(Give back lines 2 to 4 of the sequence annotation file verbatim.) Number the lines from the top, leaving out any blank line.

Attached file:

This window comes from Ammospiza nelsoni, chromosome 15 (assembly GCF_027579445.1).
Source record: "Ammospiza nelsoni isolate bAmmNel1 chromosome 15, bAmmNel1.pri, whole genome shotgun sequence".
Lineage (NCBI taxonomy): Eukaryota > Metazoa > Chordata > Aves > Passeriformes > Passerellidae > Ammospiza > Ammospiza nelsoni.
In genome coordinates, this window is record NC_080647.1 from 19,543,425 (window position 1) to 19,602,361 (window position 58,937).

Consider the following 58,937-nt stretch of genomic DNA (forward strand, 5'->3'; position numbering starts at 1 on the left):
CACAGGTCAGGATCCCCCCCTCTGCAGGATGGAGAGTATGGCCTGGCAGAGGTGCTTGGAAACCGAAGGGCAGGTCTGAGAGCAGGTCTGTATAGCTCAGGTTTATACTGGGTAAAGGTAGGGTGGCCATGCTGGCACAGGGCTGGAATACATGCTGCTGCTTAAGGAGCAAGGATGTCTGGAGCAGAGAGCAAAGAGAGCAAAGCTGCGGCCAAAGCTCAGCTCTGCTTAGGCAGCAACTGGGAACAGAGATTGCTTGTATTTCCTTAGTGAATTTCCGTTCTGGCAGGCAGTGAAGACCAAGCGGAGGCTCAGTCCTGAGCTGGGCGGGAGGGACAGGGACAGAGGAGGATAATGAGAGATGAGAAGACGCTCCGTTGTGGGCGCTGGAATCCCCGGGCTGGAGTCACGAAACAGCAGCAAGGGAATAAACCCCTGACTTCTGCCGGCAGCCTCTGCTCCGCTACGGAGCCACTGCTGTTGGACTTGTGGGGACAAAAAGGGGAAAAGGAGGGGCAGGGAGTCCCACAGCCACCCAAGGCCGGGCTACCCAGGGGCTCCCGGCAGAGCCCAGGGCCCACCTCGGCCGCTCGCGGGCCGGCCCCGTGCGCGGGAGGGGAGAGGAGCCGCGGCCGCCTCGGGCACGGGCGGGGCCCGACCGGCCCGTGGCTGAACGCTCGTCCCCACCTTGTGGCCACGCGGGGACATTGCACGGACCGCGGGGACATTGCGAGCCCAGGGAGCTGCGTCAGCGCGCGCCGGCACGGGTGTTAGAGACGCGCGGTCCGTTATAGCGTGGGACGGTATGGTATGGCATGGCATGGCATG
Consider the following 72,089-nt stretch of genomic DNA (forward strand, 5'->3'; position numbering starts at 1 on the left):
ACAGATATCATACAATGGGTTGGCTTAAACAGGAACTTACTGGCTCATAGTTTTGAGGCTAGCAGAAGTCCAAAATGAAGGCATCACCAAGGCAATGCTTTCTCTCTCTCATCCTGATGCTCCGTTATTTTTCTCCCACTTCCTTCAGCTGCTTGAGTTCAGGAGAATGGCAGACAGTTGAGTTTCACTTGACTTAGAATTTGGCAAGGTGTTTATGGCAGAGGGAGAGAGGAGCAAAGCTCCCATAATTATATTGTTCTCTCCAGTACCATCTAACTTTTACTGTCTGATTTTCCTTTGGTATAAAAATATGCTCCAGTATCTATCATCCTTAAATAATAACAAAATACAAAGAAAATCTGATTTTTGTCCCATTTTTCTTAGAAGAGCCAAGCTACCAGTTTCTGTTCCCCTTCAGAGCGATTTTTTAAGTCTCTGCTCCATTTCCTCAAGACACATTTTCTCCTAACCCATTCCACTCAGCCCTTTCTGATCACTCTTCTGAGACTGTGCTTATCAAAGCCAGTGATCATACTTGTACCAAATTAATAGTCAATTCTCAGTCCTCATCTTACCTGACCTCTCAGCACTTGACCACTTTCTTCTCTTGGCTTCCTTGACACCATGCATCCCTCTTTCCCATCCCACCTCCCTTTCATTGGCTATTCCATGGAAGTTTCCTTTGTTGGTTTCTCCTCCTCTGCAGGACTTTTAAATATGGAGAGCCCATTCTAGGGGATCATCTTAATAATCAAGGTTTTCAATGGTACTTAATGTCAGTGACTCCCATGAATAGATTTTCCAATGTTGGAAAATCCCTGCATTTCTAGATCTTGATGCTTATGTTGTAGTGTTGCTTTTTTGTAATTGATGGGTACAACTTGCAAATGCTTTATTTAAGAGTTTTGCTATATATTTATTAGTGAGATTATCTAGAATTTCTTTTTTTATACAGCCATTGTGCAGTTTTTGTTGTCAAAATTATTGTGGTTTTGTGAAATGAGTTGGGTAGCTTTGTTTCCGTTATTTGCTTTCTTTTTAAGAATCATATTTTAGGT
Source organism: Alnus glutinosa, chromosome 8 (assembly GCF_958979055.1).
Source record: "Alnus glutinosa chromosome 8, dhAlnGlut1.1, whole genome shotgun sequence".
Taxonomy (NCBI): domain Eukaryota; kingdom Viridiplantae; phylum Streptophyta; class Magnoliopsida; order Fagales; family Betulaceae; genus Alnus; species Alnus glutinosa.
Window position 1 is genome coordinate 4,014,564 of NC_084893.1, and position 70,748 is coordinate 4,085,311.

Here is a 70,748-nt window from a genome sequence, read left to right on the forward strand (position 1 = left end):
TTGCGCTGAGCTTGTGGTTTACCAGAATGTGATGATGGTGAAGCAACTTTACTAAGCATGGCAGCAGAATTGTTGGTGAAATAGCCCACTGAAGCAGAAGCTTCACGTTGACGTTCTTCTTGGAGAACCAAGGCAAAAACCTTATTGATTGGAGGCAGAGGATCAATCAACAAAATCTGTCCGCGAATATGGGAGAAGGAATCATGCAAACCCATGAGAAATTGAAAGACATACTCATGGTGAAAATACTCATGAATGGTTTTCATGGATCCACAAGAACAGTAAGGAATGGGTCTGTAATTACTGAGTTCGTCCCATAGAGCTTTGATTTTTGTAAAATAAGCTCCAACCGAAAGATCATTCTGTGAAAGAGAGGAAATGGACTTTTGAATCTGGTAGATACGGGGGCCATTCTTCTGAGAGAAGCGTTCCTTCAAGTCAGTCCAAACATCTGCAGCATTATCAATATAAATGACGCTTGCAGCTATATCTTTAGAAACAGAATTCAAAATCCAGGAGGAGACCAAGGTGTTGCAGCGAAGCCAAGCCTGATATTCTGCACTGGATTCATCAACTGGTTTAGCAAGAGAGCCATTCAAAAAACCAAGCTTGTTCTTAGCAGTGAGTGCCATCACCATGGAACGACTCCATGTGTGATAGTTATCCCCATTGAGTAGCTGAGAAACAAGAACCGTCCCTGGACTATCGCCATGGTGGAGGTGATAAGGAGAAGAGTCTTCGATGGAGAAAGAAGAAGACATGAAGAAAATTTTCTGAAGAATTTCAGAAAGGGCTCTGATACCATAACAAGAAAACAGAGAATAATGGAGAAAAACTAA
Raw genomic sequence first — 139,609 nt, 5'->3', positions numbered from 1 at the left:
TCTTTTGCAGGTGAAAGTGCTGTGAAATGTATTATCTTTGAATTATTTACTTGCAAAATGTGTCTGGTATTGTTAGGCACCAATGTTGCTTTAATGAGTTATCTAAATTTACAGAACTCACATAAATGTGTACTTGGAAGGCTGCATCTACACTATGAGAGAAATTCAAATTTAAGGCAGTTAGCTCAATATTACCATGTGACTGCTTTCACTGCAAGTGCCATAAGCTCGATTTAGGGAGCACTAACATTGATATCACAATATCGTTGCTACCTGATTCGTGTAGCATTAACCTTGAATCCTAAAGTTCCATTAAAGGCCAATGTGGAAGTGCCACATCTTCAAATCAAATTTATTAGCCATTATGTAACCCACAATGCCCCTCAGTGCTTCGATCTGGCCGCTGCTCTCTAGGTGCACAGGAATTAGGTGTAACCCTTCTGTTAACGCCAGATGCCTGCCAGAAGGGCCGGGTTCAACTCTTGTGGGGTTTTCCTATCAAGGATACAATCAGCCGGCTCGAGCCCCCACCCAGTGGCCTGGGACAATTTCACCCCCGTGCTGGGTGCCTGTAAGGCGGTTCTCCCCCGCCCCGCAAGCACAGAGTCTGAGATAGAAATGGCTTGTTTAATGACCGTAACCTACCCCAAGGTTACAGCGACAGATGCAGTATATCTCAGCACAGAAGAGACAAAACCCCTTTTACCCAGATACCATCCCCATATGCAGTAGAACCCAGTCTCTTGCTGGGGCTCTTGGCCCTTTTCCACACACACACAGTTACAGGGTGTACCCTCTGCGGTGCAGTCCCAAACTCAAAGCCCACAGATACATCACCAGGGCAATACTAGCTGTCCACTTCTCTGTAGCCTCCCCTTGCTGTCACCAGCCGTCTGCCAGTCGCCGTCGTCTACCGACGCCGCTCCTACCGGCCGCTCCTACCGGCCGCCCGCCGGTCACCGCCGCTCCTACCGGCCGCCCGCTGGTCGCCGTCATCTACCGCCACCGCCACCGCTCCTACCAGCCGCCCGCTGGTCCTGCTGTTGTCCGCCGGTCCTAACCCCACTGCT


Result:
Source record: "Ammospiza nelsoni isolate bAmmNel1 chromosome 15, bAmmNel1.pri, whole genome shotgun sequence".
Lineage (NCBI taxonomy): Eukaryota > Metazoa > Chordata > Aves > Passeriformes > Passerellidae > Ammospiza > Ammospiza nelsoni.
In genome coordinates, this window is record NC_080647.1 from 19,543,425 (window position 1) to 19,602,361 (window position 58,937).